After BGH judgment on loans: Banks do not pay back processing fees
According to the judgment of the Federal Court of Justice (BGH) on the inadmissibility of administrative fees for consumer credit, many banks appear to be blocking repayment requests from their customers.
Which credit agreements are affected by the judgment is still controversial and will not be decided until October.
Consumer advocates and specialist lawyers for banking law criticize credit institutions for their restrictive approach to the treatment of repayment claims. The BGH had ruled that lump-sum processing fees for installment loans were inadmissible, since the processing of the application as well as the examination of the applicant’s creditworthiness was in the interest of the bank anyway. This must therefore be limited to interest.
The excuses of the banks
The range of excuses from credit institutions to defend reimbursement claims is large, according to a Spiegel report. Some institutions insist on having warned borrowers about the charges. Others claim that the remuneration was negotiated individually and was therefore not affected by the BGH judgment, which had criticized the lump-sum nature of administrative fees.
Some institutions also argue that the charge was related to ancillary services related to the loan agreement, which would allow borrowers the right to suspend installments or restructure the current loan agreement at no additional cost.
What borrowers can do
Not surprisingly, banks speculate that a large proportion of borrowers with reimbursement claims will not assert them in the final analysis. If the bank rejects a request for the repayment of, for example, 400, only a small percentage of those affected will take legal action.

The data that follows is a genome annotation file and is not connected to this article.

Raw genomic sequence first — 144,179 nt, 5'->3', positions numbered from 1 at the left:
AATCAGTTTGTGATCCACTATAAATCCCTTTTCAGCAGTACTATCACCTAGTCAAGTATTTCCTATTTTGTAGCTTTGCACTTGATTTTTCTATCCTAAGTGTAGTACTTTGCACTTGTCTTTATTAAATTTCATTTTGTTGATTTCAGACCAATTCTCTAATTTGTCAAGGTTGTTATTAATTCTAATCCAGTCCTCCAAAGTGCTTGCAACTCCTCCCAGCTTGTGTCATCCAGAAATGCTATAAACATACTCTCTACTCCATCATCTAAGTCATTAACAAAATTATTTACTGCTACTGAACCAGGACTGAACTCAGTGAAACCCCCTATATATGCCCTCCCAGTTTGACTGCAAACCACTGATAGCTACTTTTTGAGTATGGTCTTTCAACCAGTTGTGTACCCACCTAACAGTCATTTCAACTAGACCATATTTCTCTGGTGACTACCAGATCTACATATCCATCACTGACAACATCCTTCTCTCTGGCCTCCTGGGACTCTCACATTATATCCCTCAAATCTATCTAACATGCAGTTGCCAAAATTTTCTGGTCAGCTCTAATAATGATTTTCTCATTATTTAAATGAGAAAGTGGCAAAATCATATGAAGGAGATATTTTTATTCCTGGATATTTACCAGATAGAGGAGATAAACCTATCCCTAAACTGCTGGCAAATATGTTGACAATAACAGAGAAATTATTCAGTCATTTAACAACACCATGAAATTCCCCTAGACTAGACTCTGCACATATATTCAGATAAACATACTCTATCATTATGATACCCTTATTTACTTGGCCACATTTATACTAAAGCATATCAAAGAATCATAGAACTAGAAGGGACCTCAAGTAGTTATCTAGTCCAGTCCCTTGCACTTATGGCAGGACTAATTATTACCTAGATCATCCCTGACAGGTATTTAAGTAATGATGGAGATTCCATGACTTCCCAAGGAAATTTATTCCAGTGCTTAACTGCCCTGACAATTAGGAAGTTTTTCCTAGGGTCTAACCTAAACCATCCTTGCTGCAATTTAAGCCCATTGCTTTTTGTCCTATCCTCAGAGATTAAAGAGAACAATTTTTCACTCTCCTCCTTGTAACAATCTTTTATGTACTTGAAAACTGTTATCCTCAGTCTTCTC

Consumer advocates advise affected bank customers therefore, after a rejection by their bank to contact the bank Obdun. Apparently there are complaints about treatment fees. So far, however, it is not foreseeable how the ombudsmen decide. In other questions, a complaint is very often worthwhile for consumers.
The meaning of the fee is overestimated
If a loan agreement has been concluded before 1 January 2011, banks generally refuse any repayment by referring to the period of limitation. Which period of limitation applies is not quite clear. Some consumer advocates consider it possible that the deadline may be ten years. Certainty will only bring a further judgment of the BGH expected in October.
By contrast, it is already certain that processing fees on the German credit market no longer play a role, but nothing important has changed at the same time. Banks have abolished their fees at the latest after the ruling of the BGH and replaced by a higher, nominal borrowing rate, so that the effective interest rate remained constant. Apart from reimbursement claims resulting from past contracts, the occasionally heated debate seems rather insubstantial.